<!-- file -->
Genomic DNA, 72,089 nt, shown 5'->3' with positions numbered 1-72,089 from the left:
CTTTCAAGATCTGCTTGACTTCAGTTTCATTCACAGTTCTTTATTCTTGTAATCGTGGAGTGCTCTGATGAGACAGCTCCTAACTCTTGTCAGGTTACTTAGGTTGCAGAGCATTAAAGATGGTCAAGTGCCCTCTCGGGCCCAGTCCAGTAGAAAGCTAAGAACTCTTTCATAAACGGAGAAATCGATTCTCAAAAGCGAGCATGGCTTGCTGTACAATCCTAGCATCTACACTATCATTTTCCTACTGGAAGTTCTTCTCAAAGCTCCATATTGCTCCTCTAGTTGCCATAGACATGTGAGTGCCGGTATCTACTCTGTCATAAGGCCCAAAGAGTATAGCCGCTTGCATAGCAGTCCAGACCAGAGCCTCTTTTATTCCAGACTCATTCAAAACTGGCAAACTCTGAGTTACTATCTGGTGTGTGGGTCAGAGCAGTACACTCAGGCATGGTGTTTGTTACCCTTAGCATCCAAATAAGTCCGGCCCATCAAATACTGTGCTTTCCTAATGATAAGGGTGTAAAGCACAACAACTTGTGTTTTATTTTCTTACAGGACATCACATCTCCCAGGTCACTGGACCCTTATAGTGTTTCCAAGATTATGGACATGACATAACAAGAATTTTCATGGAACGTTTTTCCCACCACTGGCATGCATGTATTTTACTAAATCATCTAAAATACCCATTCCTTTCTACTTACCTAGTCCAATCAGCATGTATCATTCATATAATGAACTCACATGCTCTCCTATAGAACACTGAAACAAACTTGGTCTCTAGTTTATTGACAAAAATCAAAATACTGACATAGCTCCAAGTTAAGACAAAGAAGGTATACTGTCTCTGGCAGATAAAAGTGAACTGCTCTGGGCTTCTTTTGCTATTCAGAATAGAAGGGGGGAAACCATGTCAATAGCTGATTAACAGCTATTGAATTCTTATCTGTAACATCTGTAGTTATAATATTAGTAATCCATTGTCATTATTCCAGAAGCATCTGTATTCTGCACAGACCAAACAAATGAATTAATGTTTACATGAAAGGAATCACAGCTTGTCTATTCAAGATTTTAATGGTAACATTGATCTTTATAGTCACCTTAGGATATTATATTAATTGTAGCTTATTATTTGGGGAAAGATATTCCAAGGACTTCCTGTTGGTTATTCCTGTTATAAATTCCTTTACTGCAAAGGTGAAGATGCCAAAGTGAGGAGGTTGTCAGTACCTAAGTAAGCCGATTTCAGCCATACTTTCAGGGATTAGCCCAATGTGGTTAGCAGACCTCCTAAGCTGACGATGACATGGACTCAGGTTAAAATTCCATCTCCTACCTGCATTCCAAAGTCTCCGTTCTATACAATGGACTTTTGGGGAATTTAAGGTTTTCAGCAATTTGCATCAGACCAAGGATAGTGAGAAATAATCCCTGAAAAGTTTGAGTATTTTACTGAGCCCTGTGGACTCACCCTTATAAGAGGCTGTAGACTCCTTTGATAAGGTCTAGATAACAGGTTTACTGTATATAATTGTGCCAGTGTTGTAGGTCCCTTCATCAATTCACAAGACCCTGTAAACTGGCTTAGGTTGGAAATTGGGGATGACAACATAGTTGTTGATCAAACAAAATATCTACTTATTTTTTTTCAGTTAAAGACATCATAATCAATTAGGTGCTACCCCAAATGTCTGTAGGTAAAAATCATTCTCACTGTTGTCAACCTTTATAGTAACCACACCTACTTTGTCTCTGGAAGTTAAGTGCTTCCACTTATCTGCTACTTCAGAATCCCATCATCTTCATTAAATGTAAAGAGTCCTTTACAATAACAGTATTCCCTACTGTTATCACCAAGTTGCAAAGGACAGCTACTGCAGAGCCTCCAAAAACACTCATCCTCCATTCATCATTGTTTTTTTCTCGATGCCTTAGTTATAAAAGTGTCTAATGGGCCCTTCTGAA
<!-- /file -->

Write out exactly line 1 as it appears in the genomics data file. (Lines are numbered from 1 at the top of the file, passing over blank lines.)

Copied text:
Genomic DNA, 72,089 nt, shown 5'->3' with positions numbered 1-72,089 from the left: